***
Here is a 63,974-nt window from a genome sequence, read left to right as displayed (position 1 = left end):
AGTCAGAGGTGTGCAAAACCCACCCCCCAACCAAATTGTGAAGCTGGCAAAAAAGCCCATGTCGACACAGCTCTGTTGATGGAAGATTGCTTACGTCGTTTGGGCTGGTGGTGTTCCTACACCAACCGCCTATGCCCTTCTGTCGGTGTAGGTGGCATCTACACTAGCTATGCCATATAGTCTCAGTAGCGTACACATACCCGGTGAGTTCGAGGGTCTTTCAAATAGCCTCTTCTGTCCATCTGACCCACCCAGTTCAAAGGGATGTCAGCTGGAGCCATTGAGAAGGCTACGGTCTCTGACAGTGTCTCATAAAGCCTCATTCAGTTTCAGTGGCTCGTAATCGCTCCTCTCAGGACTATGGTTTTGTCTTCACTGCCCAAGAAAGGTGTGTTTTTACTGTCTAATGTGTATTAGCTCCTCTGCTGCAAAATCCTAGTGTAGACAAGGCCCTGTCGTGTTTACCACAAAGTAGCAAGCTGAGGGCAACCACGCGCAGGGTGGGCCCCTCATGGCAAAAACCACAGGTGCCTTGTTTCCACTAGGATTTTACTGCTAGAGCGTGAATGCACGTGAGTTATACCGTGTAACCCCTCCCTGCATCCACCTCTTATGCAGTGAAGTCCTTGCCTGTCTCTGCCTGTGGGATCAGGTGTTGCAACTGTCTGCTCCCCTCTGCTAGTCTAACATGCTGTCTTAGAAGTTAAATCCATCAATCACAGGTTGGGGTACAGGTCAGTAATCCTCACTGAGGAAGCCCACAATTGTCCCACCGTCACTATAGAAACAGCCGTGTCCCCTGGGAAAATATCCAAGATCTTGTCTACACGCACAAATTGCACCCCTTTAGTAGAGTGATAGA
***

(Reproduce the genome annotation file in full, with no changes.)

Here is a 63,974-nt window from a genome sequence, read left to right as displayed (position 1 = left end):
AGTCAGAGGTGTGCAAAACCCACCCCCCAACCAAATTGTGAAGCTGGCAAAAAAGCCCATGTCGACACAGCTCTGTTGATGGAAGATTGCTTACGTCGTTTGGGCTGGTGGTGTTCCTACACCAACCGCCTATGCCCTTCTGTCGGTGTAGGTGGCATCTACACTAGCTATGCCATATAGTCTCAGTAGCGTACACATACCCGGTGAGTTCGAGGGTCTTTCAAATAGCCTCTTCTGTCCATCTGACCCACCCAGTTCAAAGGGATGTCAGCTGGAGCCATTGAGAAGGCTACGGTCTCTGACAGTGTCTCATAAAGCCTCATTCAGTTTCAGTGGCTCGTAATCGCTCCTCTCAGGACTATGGTTTTGTCTTCACTGCCCAAGAAAGGTGTGTTTTTACTGTCTAATGTGTATTAGCTCCTCTGCTGCAAAATCCTAGTGTAGACAAGGCCCTGTCGTGTTTACCACAAAGTAGCAAGCTGAGGGCAACCACGCGCAGGGTGGGCCCCTCATGGCAAAAACCACAGGTGCCTTGTTTCCACTAGGATTTTACTGCTAGAGCGTGAATGCACGTGAGTTATACCGTGTAACCCCTCCCTGCATCCACCTCTTATGCAGTGAAGTCCTTGCCTGTCTCTGCCTGTGGGATCAGGTGTTGCAACTGTCTGCTCCCCTCTGCTAGTCTAACATGCTGTCTTAGAAGTTAAATCCATCAATCACAGGTTGGGGTACAGGTCAGTAATCCTCACTGAGGAAGCCCACAATTGTCCCACCGTCACTATAGAAACAGCCGTGTCCCCTGGGAAAATATCCAAGATCTTGTCTACACGCACAAATTGCACCCCTTTAGTAGAGTGATAGA